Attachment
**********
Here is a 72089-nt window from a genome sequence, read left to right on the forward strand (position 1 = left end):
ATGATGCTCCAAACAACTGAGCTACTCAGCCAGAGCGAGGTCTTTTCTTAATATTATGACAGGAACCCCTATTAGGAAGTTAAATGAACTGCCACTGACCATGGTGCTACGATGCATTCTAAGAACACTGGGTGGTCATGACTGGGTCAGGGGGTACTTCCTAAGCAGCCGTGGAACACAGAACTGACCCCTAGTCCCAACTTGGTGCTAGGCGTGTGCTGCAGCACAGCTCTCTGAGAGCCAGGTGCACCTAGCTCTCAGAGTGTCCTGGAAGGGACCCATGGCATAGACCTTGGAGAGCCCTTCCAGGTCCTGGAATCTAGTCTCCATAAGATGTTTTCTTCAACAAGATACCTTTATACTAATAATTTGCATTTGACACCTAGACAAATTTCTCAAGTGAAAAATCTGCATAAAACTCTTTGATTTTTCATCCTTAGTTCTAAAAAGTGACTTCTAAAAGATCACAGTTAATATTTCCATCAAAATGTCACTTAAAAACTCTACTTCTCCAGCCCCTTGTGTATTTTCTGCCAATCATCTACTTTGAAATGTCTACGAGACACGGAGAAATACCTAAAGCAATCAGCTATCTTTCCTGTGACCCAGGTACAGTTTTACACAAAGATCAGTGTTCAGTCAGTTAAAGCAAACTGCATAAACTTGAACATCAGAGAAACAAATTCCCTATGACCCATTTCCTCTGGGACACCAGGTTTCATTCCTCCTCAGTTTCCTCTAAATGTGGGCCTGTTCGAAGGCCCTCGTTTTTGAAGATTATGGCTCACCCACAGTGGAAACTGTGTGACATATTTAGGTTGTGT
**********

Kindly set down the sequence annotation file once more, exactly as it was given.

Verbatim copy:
Here is a 72089-nt window from a genome sequence, read left to right on the forward strand (position 1 = left end):
ATGATGCTCCAAACAACTGAGCTACTCAGCCAGAGCGAGGTCTTTTCTTAATATTATGACAGGAACCCCTATTAGGAAGTTAAATGAACTGCCACTGACCATGGTGCTACGATGCATTCTAAGAACACTGGGTGGTCATGACTGGGTCAGGGGGTACTTCCTAAGCAGCCGTGGAACACAGAACTGACCCCTAGTCCCAACTTGGTGCTAGGCGTGTGCTGCAGCACAGCTCTCTGAGAGCCAGGTGCACCTAGCTCTCAGAGTGTCCTGGAAGGGACCCATGGCATAGACCTTGGAGAGCCCTTCCAGGTCCTGGAATCTAGTCTCCATAAGATGTTTTCTTCAACAAGATACCTTTATACTAATAATTTGCATTTGACACCTAGACAAATTTCTCAAGTGAAAAATCTGCATAAAACTCTTTGATTTTTCATCCTTAGTTCTAAAAAGTGACTTCTAAAAGATCACAGTTAATATTTCCATCAAAATGTCACTTAAAAACTCTACTTCTCCAGCCCCTTGTGTATTTTCTGCCAATCATCTACTTTGAAATGTCTACGAGACACGGAGAAATACCTAAAGCAATCAGCTATCTTTCCTGTGACCCAGGTACAGTTTTACACAAAGATCAGTGTTCAGTCAGTTAAAGCAAACTGCATAAACTTGAACATCAGAGAAACAAATTCCCTATGACCCATTTCCTCTGGGACACCAGGTTTCATTCCTCCTCAGTTTCCTCTAAATGTGGGCCTGTTCGAAGGCCCTCGTTTTTGAAGATTATGGCTCACCCACAGTGGAAACTGTGTGACATATTTAGGTTGTGT